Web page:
• Basically. Once a pattern has been established, then it can be sub-divided into beats, helped by studying how one's foot is tapping, in some cases. However, beats must all be regular and identical. A beat is not necessarily a note, although a note could be a beat long.
    – Tim
    Commented Feb 15, 2018 at 12:07

The beat is not physically present in the musical sounds. Instead the system of beats is something that is imposed onto the sound by a human mind when listening to, playing, or notating the music.

I don't believe there is any universal precise definition of it, but it's generally the period and phase of the most prominent repeating structure in the sound, where the duration is short enough to be perceivable all at once, while long enough that the adjacent beats can be distinguished, so generally in the range between tens and hundreds of bpm.

Since prominence is a perceptual term two listeners could potentially perceive a different beat in the same sound.

Note durations are defined relative to the beat, so in order to notate music it's necessary to decide what the beat duration is. If a different listener perceived a different beat then they could use different note values to indicate the same note duration.


You are right in saying a 'beat' is the steady pulse that underlies the music. The notes exist within this framework. One note may be several beats long. Or several notes may fit into one beat. Or it can get complex...

I'm afraid there is no one type of note that always lasts one 'beat'. Music notation is more complex than that.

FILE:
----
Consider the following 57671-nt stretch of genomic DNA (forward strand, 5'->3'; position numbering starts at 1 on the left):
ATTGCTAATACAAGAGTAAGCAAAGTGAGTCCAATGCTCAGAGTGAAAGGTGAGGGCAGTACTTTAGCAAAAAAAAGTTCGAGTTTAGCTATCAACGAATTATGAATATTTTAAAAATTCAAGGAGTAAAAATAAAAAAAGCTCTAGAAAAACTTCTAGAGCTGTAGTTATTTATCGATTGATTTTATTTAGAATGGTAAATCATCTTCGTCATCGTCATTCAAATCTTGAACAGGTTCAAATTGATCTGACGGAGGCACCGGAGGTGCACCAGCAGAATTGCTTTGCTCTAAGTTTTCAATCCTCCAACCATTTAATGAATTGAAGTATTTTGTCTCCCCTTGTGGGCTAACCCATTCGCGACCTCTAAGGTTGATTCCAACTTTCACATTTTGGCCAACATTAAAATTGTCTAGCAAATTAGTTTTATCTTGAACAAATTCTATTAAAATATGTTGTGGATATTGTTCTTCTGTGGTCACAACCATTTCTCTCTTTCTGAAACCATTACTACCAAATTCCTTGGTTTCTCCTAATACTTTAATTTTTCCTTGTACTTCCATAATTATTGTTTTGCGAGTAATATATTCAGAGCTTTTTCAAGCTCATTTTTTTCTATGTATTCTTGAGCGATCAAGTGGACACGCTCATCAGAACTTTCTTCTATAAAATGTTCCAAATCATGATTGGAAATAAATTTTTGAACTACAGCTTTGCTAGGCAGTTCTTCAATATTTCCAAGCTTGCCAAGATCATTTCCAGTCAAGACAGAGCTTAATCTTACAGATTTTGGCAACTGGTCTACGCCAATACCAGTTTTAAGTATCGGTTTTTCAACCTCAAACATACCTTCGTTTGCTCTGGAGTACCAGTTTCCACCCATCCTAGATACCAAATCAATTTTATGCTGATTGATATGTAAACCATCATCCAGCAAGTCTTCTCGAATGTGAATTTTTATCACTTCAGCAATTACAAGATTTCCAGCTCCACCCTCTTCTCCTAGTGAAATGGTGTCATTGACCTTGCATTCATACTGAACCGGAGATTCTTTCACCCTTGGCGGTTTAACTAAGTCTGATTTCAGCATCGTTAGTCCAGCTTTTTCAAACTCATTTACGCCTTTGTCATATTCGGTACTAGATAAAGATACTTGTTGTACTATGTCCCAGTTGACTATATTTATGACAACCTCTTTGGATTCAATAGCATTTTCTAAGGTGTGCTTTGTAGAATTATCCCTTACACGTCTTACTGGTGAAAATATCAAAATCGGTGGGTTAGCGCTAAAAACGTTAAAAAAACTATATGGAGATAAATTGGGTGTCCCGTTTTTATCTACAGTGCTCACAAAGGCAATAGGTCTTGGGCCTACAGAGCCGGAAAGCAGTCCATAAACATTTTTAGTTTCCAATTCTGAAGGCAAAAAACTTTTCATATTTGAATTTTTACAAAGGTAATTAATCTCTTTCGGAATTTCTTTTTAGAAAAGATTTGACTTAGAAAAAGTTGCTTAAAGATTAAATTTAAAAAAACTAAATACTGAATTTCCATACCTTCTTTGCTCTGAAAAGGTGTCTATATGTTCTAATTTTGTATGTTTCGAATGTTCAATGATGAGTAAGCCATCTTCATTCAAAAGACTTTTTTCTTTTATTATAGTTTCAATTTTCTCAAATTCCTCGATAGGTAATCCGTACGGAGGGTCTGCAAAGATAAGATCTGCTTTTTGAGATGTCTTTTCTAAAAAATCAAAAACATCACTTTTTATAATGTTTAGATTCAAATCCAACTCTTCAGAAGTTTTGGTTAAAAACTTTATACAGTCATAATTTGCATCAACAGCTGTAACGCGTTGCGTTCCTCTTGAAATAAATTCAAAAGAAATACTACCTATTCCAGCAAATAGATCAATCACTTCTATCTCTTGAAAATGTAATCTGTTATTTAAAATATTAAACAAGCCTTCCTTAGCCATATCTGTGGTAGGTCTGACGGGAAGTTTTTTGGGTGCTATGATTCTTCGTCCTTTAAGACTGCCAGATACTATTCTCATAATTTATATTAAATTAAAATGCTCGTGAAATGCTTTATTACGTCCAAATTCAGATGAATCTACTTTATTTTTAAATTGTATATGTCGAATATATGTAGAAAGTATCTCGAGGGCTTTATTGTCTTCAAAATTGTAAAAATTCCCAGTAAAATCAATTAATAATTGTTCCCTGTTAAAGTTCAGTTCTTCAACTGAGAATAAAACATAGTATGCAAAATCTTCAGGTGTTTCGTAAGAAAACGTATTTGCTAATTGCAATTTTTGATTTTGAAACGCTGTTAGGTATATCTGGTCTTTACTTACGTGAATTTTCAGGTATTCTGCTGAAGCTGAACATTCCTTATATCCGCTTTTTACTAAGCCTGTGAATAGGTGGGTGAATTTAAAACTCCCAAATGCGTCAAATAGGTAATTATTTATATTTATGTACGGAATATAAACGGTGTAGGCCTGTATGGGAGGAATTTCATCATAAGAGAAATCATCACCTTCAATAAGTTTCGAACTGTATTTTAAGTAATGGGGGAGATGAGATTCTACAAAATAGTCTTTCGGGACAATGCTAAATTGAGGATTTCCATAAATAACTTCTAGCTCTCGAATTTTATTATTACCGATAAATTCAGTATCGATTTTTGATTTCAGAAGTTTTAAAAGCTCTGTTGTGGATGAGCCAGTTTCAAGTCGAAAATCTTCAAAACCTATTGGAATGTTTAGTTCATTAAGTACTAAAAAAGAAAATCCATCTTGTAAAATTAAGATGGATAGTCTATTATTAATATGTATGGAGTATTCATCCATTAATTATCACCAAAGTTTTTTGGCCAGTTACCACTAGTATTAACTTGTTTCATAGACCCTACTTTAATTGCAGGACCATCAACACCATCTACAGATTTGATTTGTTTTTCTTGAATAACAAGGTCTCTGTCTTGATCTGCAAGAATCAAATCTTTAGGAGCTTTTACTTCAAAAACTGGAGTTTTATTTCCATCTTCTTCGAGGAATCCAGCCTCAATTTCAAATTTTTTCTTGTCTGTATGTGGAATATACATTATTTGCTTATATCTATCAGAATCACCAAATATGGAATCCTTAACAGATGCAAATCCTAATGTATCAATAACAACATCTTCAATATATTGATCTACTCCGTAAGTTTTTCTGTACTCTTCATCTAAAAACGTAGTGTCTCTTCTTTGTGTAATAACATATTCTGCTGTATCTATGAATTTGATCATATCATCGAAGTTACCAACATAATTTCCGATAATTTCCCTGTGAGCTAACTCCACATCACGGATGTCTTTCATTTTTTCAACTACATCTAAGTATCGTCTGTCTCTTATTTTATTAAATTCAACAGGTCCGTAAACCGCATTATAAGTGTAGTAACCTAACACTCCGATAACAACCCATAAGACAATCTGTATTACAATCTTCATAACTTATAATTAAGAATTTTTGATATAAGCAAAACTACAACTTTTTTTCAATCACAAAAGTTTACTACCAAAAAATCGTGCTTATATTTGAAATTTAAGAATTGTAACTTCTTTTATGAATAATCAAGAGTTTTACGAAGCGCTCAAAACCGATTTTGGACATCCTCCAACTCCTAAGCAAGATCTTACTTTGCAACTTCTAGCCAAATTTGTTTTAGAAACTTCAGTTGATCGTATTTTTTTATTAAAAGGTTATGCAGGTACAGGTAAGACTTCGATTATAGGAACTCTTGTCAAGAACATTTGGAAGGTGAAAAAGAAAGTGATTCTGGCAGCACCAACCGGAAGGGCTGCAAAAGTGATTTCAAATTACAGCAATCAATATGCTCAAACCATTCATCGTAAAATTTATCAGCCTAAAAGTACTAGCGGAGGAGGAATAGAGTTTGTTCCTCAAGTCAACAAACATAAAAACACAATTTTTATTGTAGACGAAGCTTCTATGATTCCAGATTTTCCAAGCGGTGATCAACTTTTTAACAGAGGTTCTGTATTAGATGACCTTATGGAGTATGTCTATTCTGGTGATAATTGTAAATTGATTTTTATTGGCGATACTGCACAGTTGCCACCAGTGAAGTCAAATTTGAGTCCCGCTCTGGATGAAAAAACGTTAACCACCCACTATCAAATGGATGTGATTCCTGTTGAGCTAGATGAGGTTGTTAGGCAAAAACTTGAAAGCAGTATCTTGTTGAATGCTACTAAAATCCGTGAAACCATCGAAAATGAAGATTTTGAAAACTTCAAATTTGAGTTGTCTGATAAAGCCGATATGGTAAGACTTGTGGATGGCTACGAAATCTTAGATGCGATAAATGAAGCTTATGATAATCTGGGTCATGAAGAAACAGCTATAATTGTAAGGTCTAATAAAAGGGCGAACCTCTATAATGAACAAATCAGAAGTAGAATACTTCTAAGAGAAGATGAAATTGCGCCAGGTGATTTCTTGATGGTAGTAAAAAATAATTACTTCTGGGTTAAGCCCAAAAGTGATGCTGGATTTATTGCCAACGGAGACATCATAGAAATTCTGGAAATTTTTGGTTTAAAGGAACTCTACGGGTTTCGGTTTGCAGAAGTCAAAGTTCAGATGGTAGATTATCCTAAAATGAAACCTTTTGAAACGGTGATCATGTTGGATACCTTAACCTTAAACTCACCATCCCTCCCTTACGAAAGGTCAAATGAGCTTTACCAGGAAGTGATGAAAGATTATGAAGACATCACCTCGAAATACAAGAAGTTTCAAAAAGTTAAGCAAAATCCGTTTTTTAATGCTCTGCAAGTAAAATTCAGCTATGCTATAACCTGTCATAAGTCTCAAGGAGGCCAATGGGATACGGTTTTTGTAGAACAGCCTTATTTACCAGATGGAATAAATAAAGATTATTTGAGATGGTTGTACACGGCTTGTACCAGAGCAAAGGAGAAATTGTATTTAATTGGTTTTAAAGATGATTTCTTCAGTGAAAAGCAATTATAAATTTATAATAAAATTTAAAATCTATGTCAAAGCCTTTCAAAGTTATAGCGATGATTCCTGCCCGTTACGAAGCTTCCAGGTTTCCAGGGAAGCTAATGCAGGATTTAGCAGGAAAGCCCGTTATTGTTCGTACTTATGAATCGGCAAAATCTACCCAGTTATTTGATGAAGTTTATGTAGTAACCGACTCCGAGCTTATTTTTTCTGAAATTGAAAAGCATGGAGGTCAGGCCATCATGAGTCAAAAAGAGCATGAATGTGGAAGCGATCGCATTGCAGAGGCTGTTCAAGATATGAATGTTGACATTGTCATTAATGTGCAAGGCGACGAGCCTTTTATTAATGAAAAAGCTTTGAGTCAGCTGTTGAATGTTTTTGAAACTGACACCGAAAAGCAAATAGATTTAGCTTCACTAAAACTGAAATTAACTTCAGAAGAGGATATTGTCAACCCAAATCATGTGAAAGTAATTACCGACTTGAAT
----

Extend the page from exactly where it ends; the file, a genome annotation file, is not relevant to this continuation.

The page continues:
• So if i listen to a single measure of music that has a meter of 4/4, and I only hear 3 notes played (quarter note, half note, then quarter note) how would I identify the beat just by listening and transfer it as notation? Commented Feb 15, 2018 at 12:00
  • You might only hear 1, 2 and 4, but you can feel 3. You feel it in the middle of the long two. One... Two, -Ooo, Four!
    – Beanluc
    Commented Feb 15, 2018 at 21:26

Considered as a certain duration of time, the beat - or regular pulse-rate and overarching pace - of a musical passage is not necessarily identical with the durations of its individual, successively heard sounds. Rather, the duration of its beat corresponds to the perceived lowest common denominator interval of time that the brain can infer from comparing its constituent sounds' different durations, OR - should all of its constituent sounds be equal in duration - the highest common factor interval of time that is perceived as exhibiting some kind of recurring temporal regularity (for example, a regular descending sequence formed of a set number of equal-duration sounds). The brain is equally capbable of inferring the beat by either manner of computation - and, indeed, of deploying them in combination.